The church season of Lent for those of you who are unfamiliar with these things runs from Ash Wednesday to Easter Sunday. Calculating when Easter Sunday is very complex. In one sentence Easter day is the first Sunday after the 14th day of the lunar month (the nominal full moon) that falls on or after 21 March (nominally the day of the vernal equinox). Ash Wednesday is a lot easier to work out – simply count back 6 Sundays from Easter and it is then the Wednesday before that particular Sunday. Shrove or Pancake Tuesday is even easier – it is the day before Ash Wednesday.
Now why do I mention all these complicated calculations? Good question! I mention it because it results in the date for Easter, and therefore Ash Wednesday, being different every year. It is not like Christmas Day. And it is that variation that has resulted in an ironic and somewhat prophetic clash of dates. For this year Ash Wednesday falls on Valentine’s Day and Easter Sunday falls on April Fools’ Day.
Traditionally Valentine’s Day is that day we think of all things related to love. How appropriate it is that at the beginning of Lent when we turn our attention to Easter and the love of God that it begins with a celebration recognised in society to be about love. We know that the death of Jesus on the cross is about love – a love for all humanity and a desire to bridge the divide between God and humanity that drives Jesus to serve us in this way.
So where is the connection with April Fools’ Day? Am I suggesting that the rescue plan of God is foolish? May it never be! Michael Card summed up beautifully years ago in a song call ‘God’s Own Fool’ how the world sees the life, ministry, death and resurrection of Jesus as foolishness. Using the argument of Paul from 1 Corinthians 1 Michael Card sings:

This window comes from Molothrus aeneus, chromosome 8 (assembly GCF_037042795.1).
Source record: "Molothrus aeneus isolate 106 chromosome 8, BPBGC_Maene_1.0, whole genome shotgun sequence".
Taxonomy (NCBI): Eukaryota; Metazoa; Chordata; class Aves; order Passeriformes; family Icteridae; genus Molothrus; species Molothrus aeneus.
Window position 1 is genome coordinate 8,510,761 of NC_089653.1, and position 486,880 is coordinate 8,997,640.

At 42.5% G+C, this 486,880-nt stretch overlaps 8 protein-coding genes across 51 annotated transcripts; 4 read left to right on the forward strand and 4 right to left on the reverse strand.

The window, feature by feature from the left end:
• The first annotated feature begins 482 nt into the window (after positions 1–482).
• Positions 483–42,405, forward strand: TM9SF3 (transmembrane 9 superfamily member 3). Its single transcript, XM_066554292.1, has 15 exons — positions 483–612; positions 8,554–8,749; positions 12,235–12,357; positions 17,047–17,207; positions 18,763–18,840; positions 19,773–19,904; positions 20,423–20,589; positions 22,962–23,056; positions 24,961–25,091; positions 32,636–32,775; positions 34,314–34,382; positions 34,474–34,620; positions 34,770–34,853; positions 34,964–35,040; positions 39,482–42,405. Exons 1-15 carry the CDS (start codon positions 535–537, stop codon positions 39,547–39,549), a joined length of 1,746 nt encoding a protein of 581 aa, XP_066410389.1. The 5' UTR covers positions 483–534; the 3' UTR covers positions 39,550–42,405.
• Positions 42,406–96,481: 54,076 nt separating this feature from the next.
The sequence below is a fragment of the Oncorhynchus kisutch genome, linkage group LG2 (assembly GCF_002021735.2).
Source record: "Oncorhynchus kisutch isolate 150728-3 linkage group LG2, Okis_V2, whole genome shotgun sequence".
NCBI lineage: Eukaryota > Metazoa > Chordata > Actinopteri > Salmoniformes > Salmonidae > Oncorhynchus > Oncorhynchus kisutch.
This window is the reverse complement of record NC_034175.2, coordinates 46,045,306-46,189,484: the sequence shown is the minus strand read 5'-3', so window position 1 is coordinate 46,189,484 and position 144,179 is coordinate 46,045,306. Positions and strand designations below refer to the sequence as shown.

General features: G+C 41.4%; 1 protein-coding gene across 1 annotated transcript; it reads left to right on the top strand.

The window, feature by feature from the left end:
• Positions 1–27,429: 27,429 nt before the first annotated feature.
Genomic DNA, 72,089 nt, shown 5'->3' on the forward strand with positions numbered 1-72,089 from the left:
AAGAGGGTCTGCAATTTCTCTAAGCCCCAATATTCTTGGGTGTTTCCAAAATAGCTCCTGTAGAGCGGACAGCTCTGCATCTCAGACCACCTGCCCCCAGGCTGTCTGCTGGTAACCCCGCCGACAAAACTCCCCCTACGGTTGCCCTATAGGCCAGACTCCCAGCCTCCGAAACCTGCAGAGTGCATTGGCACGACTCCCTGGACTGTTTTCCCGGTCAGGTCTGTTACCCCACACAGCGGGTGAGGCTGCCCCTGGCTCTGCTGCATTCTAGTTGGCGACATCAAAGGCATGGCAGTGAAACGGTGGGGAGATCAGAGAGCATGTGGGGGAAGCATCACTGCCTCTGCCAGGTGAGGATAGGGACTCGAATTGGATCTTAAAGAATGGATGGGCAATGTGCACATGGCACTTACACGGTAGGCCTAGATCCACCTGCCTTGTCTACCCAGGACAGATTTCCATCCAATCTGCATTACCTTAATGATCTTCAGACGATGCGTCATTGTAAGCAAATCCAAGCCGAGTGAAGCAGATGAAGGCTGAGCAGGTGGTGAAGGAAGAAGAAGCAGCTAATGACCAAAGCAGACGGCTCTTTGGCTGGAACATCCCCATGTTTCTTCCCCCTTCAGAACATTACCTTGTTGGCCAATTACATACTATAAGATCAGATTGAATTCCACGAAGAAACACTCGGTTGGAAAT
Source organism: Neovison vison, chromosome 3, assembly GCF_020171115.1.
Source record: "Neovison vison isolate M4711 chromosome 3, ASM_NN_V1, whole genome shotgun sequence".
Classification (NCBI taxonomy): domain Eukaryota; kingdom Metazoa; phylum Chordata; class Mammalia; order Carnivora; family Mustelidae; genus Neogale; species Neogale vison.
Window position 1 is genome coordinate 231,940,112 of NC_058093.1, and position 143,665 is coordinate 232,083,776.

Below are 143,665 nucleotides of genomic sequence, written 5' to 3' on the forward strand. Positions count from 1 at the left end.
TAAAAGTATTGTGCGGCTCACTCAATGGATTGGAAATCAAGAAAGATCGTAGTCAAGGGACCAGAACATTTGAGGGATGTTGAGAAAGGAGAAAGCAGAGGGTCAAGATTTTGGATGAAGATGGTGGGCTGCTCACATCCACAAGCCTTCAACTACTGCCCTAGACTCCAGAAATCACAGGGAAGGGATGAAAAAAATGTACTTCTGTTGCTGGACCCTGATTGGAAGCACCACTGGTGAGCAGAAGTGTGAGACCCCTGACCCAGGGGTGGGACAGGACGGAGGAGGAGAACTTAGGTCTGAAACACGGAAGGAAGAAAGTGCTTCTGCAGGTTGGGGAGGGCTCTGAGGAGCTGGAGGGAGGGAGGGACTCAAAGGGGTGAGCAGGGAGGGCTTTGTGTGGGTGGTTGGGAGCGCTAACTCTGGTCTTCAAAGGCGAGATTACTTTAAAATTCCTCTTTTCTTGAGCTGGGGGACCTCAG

We in our foolishness thought we were wise
He (Jesus) played the fool and He opened our eyes
And we in our weakness believed we were strong
He became helpless to show we were wrong
And so we follow God’s own fool
For only the foolish can tell
Believe the unbelievable
Come be a fool as well
God’s rescue plan is not foolish in any sense but may appear to be to those who cannot see. Furthermore those who would follow ‘God’s own fool’ (Jesus) should not be surprised if we are subsequently called fools.
There is an element of ‘foolishness’ central to the gospel and I find it ironic that the high point of the church year – Easter Sunday and the resurrection of Jesus from the dead – coincides with a day the rest of society focuses on foolishness.
Jesus shows me true love – not only eternal love but love far more precious than the commercial aspects of Valentine’s Day. And after that love led him to the cross I will this year on April Fools’ Day celebrate the apparent foolish message that he has risen from the dead and defeated death. And if casting my lot in with him classifies me as a fool too – then let it be – let me be a ‘fool for God’s own fool!’
PS – some fun facts. The last time Easter fell on April 1st was 1956. However Ash Wednesday was February 15th that year because it was a leap year. In 2029 the dates will line up again but that will be the last time this century.
Greg Harris – Rector and Senior Minister at Holy Trinity Bendigo